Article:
Top 10 Important SEO Metrics to Track
There are almost endless metrics you can monitor when evaluating the success of your SEO strategy or conducting an SEO audit. To help you focus on the right metrics – no matter what your business is – here are the top nine SEO metrics and how to track them.
Let’s start with the obvious. Organic traffic is the traffic you get from search engine results pages (SERPs) without paying for advertising.
Your overall traffic can come from multiple sources (search engines, social networks, direct searches, other sites), narrowing your focus to organic traffic can show your site searching for keywords relevant to your business and niche time visibility. So, if your SEO strategy works, the number of visitors you get from your search results should rise steadily.
To track organic traffic in Google Analytics, log into your dashboard and select “Add segment” in the default audience overview.
Select “Organic Traffic” and click “Apply”.
You can now view organic traffic as a percentage of your total traffic.
Click Through Rate (CTR)
Your organic CTR shows the percentage of people who visit your website after they stumbled upon your page in the SERPs. So, if 1,000 searchers see your page listing in search results, and 100 clicks through to your site, your CTR on that page is 10%.
Organic CTR shows how attractive your listing (with title, meta description, and URL) is to your audience and how it grabs their attention.
If your CTR is low, it may mean that your title or meta description is not engaging, or the content is not relevant to what users are looking for. Here are some ways to increase your organic CTR.
You can monitor CTR directly in Google Search Console under the “Performance” tab.
View CTR by page, query, or device. In particular, monitoring click-through rates by page can provide valuable insights into what content isn’t driving enough click-through rates through the SERPs.
Learn more ways to improve SEO with Google Search Console.
As the name suggests, an exit page is the last page a visitor looks at before leaving your website.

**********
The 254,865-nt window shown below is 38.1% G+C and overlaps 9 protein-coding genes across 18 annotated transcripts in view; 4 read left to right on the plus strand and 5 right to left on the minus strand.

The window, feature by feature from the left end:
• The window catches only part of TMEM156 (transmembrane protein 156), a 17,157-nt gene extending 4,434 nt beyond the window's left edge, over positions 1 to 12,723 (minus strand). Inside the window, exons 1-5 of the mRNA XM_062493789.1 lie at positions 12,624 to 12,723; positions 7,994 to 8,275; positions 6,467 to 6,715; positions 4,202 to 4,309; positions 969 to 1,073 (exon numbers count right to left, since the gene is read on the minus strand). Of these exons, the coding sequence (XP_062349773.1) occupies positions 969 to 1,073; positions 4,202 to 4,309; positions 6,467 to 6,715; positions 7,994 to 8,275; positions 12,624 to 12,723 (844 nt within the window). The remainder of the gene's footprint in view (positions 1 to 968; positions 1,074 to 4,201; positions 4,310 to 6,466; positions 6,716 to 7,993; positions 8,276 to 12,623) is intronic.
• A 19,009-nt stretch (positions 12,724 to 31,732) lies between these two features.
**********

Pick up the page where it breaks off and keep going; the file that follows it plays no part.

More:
Your top exit pages are the ones that make people lose interest in your site and go elsewhere. These are the areas of your site where most visitors drop off, so it’s important to keep track of your top exit pages.
So if you see that most of your traffic leaves after visiting a particular page, it could be a sign that the page or its content needs work.
To track exit percentages for individual pages, go to Behavior > Site Content > All Pages.
To reduce your page’s exit rate, you can:
Make sure your page layout and content structure are easy to understand.
Include clear internal links and calls to action to direct visitors to other relevant content and pages.
Add high-quality content, including visuals (images and videos), to better engage your visitors.
Pages per session
An important on-site user engagement metric, Pages per Session represents the average number of pages your users visit before bidding farewell to your site. The higher the metric, the better because it means people are visiting multiple pages and staying longer.
In Google Analytics, go to Acquire > All Traffic > Channels to see pages per session for each traffic channel.
If this metric is low, it may indicate that your content isn’t engaging or relevant enough for visitors to view other pages. Or, it means that your website navigation is not user-friendly. The top exit page tip mentioned above also applies here.
Average page load time
Your website speed is a key SEO ranking factor (for desktop and mobile) that can determine your ranking (and user experience).
Average page load time is the time it takes to display full content on a page. You can find this metric under Behavior > Site Speed. You can then view the average load time for all pages, or view the times for individual pages.
Core network vitality
Google is increasingly turning its attention to rewarding sites that offer a pleasing user experience (UX) and have higher rankings, and page load quality (and speed) is at the heart of the user experience.
General performance metrics like load time and DOM Content Loaded focus on details that are easy to measure but don’t necessarily translate well into users’ concerns. So if you only focus on optimizing for average page load time, you may end up with a website that still presents a terrible UX.
So, in 2020, Google took the aforementioned speed metrics a step further by introducing Core Web Vitals. These are user-centric performance metrics, a more granular, user-experience-centric way to measure page load time.
Here is a brief description of the three Core Web Vitals from the official Chromium blog:
- First Input Delay (FID) measures responsiveness and quantifies the user experience when they try to interact with a page for the first time.
- Cumulative Layout Shift (CLS) measures visual stability and quantifies unexpected layout shifts for visible page content.
- Maximum Content Paint (LCP) measures perceived load speed and marks the point in the page load timeline when the main content of the page may have loaded.
The Enhanced section of Google Search Console shows you how the pages on your site are performing based on Core Web Vitals, and you can also use Google’s PageSpeed Insights tool to access these metrics and get suggestions for improving your site’s performance.